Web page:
Christianity Today’s current online Books & Culture (January/February 2006) features an article written by Gerald R. McDermott, Saints Rising. Dr. McDermott takes a look at The Rise of Mormonism, a new book by sociologist Rodney Stark and addresses the question, “Is Mormonism the first new world religion since the birth of Islam?”
One of the many segments in the article that I find interesting is a comparison of the LDS Church with The Watchtower (Jehovah’s Witnesses). Dr. McDermott’s purpose in making the comparison is to see if the LDS Church is indeed the newest world religion—or, taking it down a notch, the newest “new religious tradition.”
Using the number of adherents as the primary measure of what is or is not a world religion, as Dr. Stark suggests; and using doctrinal departure from historic Christianity as a measure of a new religious tradition, as historian Jan Shipps suggests; Dr. McDermott writes:
[Jan Shipps] proposes that every other [non-Mormon] new American religion was sectarian, which means that none of them changed the mainstream Christian story in fundamental ways. Since Mormonism changed the story fundamentally by opening the canon with a new prophet and new revelation (and recapitulating key events in both Hebrew and early Christian histories in such singular ways that its history itself became a new text), it is a new religious tradition.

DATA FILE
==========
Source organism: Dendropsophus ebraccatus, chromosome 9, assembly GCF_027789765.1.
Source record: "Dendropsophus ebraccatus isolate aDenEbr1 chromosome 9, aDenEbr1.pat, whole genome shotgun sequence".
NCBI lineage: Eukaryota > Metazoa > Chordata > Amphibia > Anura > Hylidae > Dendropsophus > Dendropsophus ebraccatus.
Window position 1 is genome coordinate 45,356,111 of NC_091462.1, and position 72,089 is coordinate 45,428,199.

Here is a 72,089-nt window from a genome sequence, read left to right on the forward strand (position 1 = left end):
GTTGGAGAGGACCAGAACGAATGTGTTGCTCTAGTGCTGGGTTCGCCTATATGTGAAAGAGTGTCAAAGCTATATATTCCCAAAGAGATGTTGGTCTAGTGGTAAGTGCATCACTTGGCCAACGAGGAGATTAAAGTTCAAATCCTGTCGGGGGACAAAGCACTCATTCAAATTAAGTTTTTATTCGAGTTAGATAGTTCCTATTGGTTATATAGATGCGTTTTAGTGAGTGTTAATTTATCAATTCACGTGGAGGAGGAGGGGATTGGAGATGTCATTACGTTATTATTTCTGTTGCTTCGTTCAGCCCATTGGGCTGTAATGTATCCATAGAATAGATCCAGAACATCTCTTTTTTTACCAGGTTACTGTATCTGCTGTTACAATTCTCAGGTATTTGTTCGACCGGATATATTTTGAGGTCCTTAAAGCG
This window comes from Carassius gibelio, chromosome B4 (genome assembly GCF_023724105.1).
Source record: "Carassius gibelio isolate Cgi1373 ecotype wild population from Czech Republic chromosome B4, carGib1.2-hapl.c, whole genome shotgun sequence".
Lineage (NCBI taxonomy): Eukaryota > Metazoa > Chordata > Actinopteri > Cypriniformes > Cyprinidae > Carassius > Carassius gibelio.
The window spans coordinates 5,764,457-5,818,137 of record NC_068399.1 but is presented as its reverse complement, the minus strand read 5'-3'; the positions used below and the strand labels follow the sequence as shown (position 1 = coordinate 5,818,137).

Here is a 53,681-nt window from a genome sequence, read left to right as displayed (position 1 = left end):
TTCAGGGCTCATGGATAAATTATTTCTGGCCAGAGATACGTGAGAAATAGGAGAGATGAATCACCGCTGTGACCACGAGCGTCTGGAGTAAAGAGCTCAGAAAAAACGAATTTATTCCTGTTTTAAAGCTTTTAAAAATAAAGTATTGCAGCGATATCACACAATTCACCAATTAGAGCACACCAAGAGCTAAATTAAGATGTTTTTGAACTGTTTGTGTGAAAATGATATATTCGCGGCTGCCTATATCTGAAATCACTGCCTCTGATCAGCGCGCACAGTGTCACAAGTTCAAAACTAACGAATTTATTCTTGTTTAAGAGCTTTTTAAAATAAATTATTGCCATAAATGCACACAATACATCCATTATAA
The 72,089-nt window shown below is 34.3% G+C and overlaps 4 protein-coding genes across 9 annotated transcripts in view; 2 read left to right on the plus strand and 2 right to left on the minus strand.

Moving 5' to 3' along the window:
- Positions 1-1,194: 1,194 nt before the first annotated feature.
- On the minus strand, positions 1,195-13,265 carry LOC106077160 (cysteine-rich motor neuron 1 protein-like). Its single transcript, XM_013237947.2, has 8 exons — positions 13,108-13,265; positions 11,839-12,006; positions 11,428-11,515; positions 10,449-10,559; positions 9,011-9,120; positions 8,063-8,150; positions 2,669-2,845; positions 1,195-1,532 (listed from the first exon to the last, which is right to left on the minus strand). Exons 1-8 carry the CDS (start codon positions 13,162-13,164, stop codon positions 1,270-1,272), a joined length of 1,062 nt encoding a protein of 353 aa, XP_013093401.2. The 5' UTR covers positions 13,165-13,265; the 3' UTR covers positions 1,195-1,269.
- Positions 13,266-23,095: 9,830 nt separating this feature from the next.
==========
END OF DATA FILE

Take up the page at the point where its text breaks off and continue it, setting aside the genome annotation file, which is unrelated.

But what about Jehovah’s Witnesses? Did they not change the dominant religious story in fundamental ways? The Mormons added new incarnations to the story, but the Witnesses denied the concept of incarnation entirely! The Mormons rejected traditional understandings of the origins of God the Son, but the Witnesses denied the existence of God the Son! Mormons disavow the Trinity but retain three “personages” of Father, Son, and Holy Spirit, each fully divine. Witnesses, on the other hand, don’t even come close: Jesus is ontologically inferior to the Father, and the Spirit is an impersonal force.
If Mormons qualify as a new tradition because of their changes to the dominant religious story, Jehovah’s Witnesses also deserve the label. In terms of numbers, Witnesses are doing even better. Despite starting later (1879 vs. 1830), they have more adherents and are in more countries. [David B.] Barrett reports that in 2000, there were 11 million Mormons in 116 countries, but 13 million Witnesses in 219 countries.
I’m glad that Dr. McDermott has provided some perspective to the oft-repeated myth that Mormonism is the fastest-growing religion around. But I suspect that Mormons will keep the myth alive as the news media quotes—unchallenged—statements like this:
“We are now the fastest growing church in the United States with 12.5 million members and we are growing faster outside the U.S.”
— Gainesville Georgia’s LDS Mayor George Wangemann, Gainesville Times, December 17, 2005